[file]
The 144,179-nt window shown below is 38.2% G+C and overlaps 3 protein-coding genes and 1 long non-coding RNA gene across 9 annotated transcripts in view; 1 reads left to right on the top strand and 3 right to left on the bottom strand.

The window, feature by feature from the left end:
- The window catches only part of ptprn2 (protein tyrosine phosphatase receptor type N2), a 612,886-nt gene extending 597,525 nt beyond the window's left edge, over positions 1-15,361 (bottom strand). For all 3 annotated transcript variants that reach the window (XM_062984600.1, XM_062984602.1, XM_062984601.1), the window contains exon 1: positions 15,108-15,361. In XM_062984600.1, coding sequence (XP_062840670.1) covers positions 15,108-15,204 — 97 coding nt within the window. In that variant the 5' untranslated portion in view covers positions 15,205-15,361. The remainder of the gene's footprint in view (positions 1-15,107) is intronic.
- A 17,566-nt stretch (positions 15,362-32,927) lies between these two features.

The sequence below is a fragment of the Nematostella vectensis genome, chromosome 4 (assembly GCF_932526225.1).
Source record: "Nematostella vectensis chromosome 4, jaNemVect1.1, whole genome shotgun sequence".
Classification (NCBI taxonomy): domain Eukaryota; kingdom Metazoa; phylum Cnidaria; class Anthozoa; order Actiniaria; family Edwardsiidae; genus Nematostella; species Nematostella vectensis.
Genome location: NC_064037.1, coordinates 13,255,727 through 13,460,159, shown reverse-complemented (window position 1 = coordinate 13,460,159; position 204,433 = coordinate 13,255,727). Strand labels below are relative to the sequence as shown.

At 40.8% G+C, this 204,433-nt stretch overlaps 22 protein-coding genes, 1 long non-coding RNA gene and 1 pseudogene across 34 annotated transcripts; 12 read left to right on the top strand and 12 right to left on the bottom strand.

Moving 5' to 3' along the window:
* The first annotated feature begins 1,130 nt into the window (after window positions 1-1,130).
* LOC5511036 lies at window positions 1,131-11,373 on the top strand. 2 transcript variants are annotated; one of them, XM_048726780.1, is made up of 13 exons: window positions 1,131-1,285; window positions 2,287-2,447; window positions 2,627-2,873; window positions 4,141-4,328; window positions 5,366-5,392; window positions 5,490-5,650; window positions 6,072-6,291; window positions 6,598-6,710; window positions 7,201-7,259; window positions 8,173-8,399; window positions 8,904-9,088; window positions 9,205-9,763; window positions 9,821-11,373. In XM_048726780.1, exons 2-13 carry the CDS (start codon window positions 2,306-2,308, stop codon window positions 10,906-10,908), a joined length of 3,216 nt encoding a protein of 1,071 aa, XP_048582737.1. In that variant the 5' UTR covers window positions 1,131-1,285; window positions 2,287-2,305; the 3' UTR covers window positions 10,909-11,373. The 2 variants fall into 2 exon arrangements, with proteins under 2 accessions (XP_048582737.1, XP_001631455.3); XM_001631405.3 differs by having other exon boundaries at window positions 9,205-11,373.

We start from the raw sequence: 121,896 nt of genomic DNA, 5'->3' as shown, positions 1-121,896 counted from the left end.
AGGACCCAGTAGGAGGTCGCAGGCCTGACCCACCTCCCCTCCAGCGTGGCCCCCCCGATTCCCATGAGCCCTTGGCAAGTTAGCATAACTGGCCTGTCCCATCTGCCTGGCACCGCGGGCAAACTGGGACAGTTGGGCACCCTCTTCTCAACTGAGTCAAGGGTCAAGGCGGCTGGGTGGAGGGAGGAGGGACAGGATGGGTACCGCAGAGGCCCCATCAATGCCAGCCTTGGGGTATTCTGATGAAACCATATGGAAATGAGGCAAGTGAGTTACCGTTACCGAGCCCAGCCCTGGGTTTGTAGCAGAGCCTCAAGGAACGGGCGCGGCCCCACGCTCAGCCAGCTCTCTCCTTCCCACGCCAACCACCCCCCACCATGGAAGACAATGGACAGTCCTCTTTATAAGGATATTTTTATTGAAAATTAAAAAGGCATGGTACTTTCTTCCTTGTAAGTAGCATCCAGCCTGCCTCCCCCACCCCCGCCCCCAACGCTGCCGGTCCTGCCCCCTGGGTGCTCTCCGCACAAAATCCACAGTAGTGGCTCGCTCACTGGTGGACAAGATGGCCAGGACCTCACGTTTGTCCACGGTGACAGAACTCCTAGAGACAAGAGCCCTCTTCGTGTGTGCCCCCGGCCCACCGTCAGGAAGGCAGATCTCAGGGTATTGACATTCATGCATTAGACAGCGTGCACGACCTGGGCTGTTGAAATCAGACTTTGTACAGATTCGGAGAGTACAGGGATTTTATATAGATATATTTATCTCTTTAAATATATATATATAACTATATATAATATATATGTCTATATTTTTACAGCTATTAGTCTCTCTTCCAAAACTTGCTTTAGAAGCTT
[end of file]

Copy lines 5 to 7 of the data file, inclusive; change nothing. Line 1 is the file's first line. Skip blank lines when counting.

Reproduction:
The sequence below is a fragment of the Nematostella vectensis genome, chromosome 4 (assembly GCF_932526225.1).
Source record: "Nematostella vectensis chromosome 4, jaNemVect1.1, whole genome shotgun sequence".
Classification (NCBI taxonomy): domain Eukaryota; kingdom Metazoa; phylum Cnidaria; class Anthozoa; order Actiniaria; family Edwardsiidae; genus Nematostella; species Nematostella vectensis.